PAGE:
Health Canada is moving to ban non-prescription sales of codeine, a widely used opioid that has been linked to abuse and dependency.
The department is proposing to make pain pills, cough syrups and other familiar medications that contain codeine available only with a doctor’s prescription.
The regulatory notice says about 600 million low-dose codeine tablets, or about 20 for every person in the country, were sold across Canada in 2015. It notes that more than 500 people entered addiction treatment centres in Ontario alone between 2007 and 2015, with non-prescription codeine as their only problem substance.
Then Health Minister Jane Philpott warned last year she would tighten the rules on over-the-counter codeine.
“While a prescription may not be needed today, codeine can produce drug dependence and has the potential for being abused,” she told a Toronto conference in June 2016.
Then health minister Jane Philpott said last year that over-the-counter medications containing low doses of codeine, an opioid, can produce drug dependence and have the potential for abuse. (Adrian Wyld/Canadian Press)
“This practice must be stopped, and so I will also introduce regulatory changes that will propose requiring a prescription for low-dose codeine products.”
Canadians have until Nov. 8 to comment on Health Canada’s proposed regulations.
Currently, Canadians can buy medications with low doses of codeine — for example, a maximum of 8 mg in a single pill — as long as two other medications are present, normally caffeine and a painkiller such as acetaminophen.
The medication must be kept behind the counter at drugstores, where pharmacists are supposed to carefully monitor individual sales to watch for abuse.
But the pharmacists’ checks are often cursory, sometimes merely asking the customer whether they’ve used the medication previously, because clinical and prescription histories are rarely available.
A Toronto Star investigation in 2015 found frequent abuse of the medication, despite warnings from medical experts for decades about the potential for harm. The newspaper’s investigation counted more than 100 codeine products sold in Canada, and about half of them did not require a prescription.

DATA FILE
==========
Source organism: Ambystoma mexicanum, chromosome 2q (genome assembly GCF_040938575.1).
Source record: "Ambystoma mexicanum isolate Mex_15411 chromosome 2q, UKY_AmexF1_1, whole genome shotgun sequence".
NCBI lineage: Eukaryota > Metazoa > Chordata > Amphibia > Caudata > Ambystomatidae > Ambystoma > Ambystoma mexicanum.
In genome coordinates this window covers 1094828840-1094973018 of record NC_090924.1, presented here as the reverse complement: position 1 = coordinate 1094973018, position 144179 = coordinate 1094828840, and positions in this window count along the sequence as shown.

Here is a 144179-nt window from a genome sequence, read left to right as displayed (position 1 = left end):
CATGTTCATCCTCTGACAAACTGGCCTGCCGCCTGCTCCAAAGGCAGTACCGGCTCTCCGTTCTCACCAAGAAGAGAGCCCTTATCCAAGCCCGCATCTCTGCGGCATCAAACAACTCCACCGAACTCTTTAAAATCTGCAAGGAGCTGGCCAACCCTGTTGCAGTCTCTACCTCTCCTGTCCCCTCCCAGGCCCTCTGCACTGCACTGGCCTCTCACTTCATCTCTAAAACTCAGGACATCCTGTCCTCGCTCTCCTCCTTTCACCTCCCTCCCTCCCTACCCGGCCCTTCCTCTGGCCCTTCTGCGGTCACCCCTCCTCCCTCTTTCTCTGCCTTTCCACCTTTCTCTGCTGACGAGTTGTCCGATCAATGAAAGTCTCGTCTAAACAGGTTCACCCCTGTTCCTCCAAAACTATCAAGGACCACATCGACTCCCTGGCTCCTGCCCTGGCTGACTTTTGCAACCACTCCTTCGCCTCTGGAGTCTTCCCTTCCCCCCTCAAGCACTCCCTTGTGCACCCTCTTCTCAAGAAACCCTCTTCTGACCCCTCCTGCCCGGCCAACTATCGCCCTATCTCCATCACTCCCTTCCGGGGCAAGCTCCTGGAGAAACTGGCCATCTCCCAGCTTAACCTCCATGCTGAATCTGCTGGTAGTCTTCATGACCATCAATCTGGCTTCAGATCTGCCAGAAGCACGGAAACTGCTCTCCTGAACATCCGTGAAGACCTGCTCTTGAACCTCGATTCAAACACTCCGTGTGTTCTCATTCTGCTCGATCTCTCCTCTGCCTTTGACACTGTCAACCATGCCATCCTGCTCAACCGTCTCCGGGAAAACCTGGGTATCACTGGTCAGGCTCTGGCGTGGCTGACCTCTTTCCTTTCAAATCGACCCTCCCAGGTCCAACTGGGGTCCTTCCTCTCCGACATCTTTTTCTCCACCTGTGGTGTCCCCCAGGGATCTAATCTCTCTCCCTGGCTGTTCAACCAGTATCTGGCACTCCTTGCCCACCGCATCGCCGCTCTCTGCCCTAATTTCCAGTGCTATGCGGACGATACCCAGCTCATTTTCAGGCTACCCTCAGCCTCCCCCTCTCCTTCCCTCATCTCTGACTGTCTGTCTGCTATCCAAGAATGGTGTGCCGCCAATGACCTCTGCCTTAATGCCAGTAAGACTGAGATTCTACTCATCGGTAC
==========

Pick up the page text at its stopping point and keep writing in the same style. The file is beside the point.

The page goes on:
At least two drug manufacturers have ceased providing low-dose codeine products in recent years, and Manitoba last year ended over-the-counter sale of the products. Such products have been among the top-selling medications in Canada.
‘A no-brainer.’– Drug safety researcher Dr. David Juurlink on Health Canada aiming to ban non-prescription sales of codeine
The body metabolizes codeine into morphine, a drug that can cause dependency. If taken in quantity, the pills’ and syrups’ content of other painkillers can also cause harmful side-effects, such as liver damage from acetaminophen.
Better medical advice in order
Australia is also joining a growing list of jurisdictions to announce a ban on over-the-counter sales of products containing codeine. It’s set to begin in February.
“Evidence of problematic use of and dependence on non-prescription codeine products has also been documented in other countries where these preparations are available,” says the Health Canada notice published Saturday.
“Potential changes to Canada’s regulations to require all codeine products to be sold by prescription would be in line with those already in place in many countries, including Belgium, Czech Republic, Finland, France, Greece, Iceland, India, Italy, Norway, Russia and Sweden.
“Currently in the United States, the availability of low-dose codeine products without a prescription varies from state to state.”
Health Canada acknowledges that although the prescription-only move could place a greater burden on the health-care system, patients would also be getting better medical advice about using codeine.
Dr. David Juurlink, a drug safety researcher at the University of Toronto, has long advocated for a prescription-only model for low-dose codeine products now sold over the counter. (CBC)
The notice also raises the possibility that reducing codeine availability would push more users to illicit markets.
Toronto-based drug safety researcher Dr. David Juurlink called Health Canada’s move “a no-brainer” that is long overdue.
Juurlink said such codeine-containing products have little medical purpose, and the other ingredients can often damage the body if the medications are abused.
The Canadian Pharmacists Association wrote to Philpott last November, calling on the government to make all codeine products available by prescription only.
“Patients can form dependence to codeine pretty easily, and even with lower doses,” spokesperson Shelita Dattani said in an interview, welcoming the new measure.
She said the association also wants Ottawa to designate pharmacists as practitioners who can prescribe drugs listed under the Controlled Drugs and Substances Act, with the power to adjust or amend dosages and quantities of prescribed opioids, including codeine.
“Pharmacists aren’t looking to initiate opioids in patients,” said Dattani, who is an Ottawa-area pharmacist. “But pharmacists have a lot of face time with patients.”
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